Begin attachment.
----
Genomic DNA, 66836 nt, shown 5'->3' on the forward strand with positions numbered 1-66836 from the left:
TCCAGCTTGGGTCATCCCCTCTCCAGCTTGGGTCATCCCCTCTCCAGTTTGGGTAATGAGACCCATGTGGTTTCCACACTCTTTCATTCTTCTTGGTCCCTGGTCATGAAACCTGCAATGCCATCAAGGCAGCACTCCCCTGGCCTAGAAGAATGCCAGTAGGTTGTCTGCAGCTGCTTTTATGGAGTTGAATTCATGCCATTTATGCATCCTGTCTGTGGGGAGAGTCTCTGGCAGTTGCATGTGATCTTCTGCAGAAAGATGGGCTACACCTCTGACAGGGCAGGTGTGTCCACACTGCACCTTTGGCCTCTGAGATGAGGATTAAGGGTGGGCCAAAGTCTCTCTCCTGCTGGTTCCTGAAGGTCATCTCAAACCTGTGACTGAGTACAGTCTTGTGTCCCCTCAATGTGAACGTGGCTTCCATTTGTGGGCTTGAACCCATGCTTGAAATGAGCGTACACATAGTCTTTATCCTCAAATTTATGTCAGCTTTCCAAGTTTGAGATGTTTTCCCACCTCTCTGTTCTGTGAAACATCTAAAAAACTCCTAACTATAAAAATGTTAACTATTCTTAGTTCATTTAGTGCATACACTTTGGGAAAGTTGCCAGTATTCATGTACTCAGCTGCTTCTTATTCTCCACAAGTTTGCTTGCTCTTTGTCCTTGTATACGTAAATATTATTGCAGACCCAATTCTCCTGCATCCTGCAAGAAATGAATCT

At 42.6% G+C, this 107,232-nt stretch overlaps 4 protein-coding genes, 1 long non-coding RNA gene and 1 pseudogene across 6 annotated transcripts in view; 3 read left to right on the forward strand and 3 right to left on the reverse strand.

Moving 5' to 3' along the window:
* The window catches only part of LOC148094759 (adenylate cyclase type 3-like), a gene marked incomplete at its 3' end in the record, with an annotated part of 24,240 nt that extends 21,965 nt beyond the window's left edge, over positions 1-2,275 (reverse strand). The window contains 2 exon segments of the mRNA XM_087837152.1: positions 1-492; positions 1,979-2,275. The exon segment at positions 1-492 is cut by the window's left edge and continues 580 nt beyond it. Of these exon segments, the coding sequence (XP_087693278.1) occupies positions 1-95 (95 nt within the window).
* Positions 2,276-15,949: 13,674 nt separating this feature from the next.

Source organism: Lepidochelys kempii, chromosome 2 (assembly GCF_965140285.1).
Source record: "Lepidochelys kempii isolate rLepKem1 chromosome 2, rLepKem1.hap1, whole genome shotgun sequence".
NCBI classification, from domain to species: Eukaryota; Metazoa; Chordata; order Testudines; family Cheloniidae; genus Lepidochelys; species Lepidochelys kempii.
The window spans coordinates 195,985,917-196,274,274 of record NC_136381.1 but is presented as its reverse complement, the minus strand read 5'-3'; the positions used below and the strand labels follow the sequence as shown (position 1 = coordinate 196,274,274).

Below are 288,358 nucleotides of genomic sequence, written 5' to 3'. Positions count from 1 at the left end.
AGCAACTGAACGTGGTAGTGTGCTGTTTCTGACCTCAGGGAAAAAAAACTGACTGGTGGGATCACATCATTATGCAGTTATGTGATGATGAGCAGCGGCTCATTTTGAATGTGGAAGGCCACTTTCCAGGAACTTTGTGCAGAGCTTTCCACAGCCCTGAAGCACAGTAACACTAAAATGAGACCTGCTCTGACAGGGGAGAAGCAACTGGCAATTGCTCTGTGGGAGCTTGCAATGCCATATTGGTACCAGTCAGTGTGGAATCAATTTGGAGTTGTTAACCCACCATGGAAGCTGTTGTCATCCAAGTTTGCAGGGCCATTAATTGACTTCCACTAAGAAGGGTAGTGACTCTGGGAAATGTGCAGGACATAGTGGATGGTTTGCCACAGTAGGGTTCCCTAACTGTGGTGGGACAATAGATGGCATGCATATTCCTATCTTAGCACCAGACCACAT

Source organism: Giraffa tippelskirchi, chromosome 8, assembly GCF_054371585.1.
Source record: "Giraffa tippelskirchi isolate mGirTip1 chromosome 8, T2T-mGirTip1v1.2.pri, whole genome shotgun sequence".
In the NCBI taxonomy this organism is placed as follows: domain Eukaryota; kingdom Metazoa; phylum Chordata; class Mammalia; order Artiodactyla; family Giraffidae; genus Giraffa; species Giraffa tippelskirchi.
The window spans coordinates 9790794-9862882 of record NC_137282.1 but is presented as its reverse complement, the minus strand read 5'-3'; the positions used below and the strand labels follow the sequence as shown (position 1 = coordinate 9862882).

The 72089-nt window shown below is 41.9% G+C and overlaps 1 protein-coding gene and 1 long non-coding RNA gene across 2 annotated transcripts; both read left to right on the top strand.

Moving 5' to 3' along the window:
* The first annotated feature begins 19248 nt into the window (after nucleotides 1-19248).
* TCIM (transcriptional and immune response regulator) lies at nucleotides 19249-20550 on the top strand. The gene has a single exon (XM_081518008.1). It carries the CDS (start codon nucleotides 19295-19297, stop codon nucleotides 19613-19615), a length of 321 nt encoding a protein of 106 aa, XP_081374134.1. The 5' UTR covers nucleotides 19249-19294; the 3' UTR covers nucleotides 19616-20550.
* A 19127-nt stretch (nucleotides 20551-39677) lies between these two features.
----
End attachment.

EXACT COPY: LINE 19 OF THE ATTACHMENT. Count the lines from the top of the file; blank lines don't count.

* The first annotated feature begins 19248 nt into the window (after nucleotides 1-19248).